A cupping profile of coffee varies depending on numerous factors, cultivation environment, processing of coffee cherries, condition in shipping container, roast profile, and so on. Out of countless factors, the idea of varietal, a biological strain of coffee plants, seems important or “trendy”. Today, in commercial Coffee Arabica, Typica and Bourbon are considered to be two major varietals. Most of coffee plants are strains of either Typica or Boubon varietals. Because of the its history and botanical aspect, understanding Typica’s cupping characteristics seems important for cuppers: typically it demonstrates outstanding sweetness, cleanliness, and bright citrus acidity at a high altitude. The difficulty of Typica is its low yield and weakness to diseases. The coffee farms that cultivate only Typica is rare, and you don’t see a cup of coffee with only Typica varietal because of that.
Photo credit: McKay Savage
Coffea Arabica originated from south western Ethiopia, and it stayed within the Afro-Arab region as Muslim drink. The coffee gradually spread from Yemen to other part of the world. The coffee production is adopted by equatorial countries in South/South East Asia and Central/South America in 17 to 18th century. The coffee cultivation using Typica brought from Yemen prospered in Indonesia under Dutch operation from mid 17th century. French cultivated the same or similar Typica variety in Caribbean Martinique Island, and it spread to other parts of Americas.
Typica varietal in Indonesia
The coffee production of Typica in Java has been diminished by the outbreak of Coffee Leaf Rust(Roya) since the late 19th century. Most of Indonesian coffee farms cultivate more contemporary Arabicas as well as a strain of Arabica/Canephora hybrid such as Tim Tim and Ateng, but there is a small fragment of old Typica cultivation that survived through the Roya outbreak. The old Typica called Bergendal and Sidikalang in respective regions of Indonesia. Impressively, over a century old trees still produce classic Typica beans. It is hard to come by, but some roasters particularly aim at those old Typica.
The slide below by SCAA is an excellent visual source for the coffee production in Indonesia.
Typica varietal in Jamaica
In 1720, Coffea Arabica var Typica was first brought to the New World by a French naval officer, Gabriel de Clieu. The coffee seedling from Royal Botanical Gardens in Paris was transplanted in Martinique, a Caribbean island. The coffee cultivation spread to all over the Caribbean countries including Jamaica, Cuba, and Dominican Republic. Jamaica is particularly known for it’s signature Blue Mounotain. The very expensive coffee has mild and balanced cupping character, on the other hand; it is very underwhelming in contrast to its price. Some argues that the quality of the coffee has decreased over time as it has successfully consolidated the brand to collect the foreign currency so that the improvement in the production is no longer necessary. Some farms in East Timor and Papua New Guinea now harvest Blue Mountain and surpasses the quality of the original Blue Mountain. See Sweet Maria’s for more about Blue Mountain.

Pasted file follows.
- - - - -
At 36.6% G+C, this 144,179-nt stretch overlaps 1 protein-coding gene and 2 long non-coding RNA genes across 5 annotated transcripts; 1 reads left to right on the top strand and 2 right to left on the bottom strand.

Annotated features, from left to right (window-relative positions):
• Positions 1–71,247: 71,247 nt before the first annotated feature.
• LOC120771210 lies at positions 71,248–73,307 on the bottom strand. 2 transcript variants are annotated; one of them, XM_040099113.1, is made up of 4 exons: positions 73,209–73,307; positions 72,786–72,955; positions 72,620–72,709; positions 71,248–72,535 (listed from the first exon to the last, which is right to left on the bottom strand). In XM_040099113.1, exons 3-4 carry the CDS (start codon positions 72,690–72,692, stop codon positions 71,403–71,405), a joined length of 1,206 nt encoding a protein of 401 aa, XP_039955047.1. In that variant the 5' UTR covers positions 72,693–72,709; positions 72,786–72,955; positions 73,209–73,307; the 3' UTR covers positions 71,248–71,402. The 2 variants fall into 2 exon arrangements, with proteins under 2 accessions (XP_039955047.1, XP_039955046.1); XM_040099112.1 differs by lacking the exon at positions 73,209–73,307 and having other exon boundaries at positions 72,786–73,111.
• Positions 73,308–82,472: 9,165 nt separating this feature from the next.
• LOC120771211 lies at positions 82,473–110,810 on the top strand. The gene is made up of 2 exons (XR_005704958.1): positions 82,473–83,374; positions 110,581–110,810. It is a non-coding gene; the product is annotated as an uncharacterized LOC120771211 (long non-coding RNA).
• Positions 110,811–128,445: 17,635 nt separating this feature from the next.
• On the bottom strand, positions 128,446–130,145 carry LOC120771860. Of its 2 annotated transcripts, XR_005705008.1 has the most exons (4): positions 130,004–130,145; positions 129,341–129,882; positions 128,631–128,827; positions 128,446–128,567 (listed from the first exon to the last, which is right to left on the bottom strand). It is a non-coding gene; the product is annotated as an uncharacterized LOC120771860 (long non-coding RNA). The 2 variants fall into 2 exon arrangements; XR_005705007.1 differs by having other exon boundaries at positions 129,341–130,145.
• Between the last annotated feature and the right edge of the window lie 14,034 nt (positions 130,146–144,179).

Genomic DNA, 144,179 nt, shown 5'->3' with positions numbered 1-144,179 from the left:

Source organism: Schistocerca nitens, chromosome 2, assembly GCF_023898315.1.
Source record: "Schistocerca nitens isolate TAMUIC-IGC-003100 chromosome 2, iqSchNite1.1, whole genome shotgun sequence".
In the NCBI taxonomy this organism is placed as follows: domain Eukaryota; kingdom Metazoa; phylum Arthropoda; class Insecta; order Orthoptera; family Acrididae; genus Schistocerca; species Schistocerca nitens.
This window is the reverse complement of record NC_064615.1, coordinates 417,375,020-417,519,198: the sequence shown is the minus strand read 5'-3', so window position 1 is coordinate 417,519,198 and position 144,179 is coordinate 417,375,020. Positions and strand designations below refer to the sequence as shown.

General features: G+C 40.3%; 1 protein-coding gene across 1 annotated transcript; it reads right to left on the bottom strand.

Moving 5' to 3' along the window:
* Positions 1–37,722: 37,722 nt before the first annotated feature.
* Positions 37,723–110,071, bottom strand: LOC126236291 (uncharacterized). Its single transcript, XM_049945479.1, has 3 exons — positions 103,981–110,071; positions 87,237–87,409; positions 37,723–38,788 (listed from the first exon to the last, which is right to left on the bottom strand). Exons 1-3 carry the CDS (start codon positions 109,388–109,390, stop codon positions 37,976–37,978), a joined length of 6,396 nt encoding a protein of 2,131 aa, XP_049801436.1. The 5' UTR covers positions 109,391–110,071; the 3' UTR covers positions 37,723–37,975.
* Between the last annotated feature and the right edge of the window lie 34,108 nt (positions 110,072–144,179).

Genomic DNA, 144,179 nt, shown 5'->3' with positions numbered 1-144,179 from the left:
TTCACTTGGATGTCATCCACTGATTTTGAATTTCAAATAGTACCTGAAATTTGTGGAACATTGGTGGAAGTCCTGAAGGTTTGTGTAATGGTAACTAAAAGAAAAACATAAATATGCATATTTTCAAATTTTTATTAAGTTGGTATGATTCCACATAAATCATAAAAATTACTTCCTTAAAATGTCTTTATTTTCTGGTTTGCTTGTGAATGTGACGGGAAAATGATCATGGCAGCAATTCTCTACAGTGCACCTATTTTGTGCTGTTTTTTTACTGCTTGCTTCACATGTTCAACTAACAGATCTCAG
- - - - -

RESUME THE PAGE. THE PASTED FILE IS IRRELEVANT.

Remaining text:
Typica varietal in Colombia
Colombia, he second largest Arabica coffee producer after Brazil, had traditionally cultivated Typica until 1970s when Caturra the higher yielding Bourbon mutation and Leaf Rust resistant hybrids Castillo/Colombia came in. Today about 25% of all the coffee trees in Colombia are Typica, that means considering the low yield of the varietal, the share of the Typica production out of the total coffee production must be much smaller. Typica directly displays the cultivated environment, and the Colombia’s coffee growing regions with rich volcanic soil at a high altitude are ideal. El Roble is a good example. (Photo credit: CIAT)
The dilemma is that the farms in Colombia recognizes the difference in a cup quality of varietals, but to obtain a certain economical benefit, farmers shift from traditional Typica to other Bourbon type and hybrid varietals. On going Leaf Rust disaster promotes this tendency, and shift may progress faster in coming years. In addition, the compensation the farmers can get for hard-to-take-care-of Typica isn’t much greater than other higher yielding Arabicas. From the green coffee producers’ perspective, the shift to higher yield and tolerant to disease is understandable. (By the way this post, “The Castillo-Caturra cage match“, is a great comparison of two varietals, Caturra and Castillo, from several practical angles.)
The history of coffee, particularly in the early stage, has progressed with the Typica. For many coffee lovers, it has been the standard cup quality of coffee. For the past couple centuries, people have argued what coffee is good or bad based on the Typica flavor. Perhaps the standard cupping principles have Typica as the core of flavor standard. The consumer market(but heavily corporate driven) is shaping the cultivation of varietals in producing countries and Typica doesn’t seem to be the most wanted kind.
To me, understanding and finding good cup of Typica is important.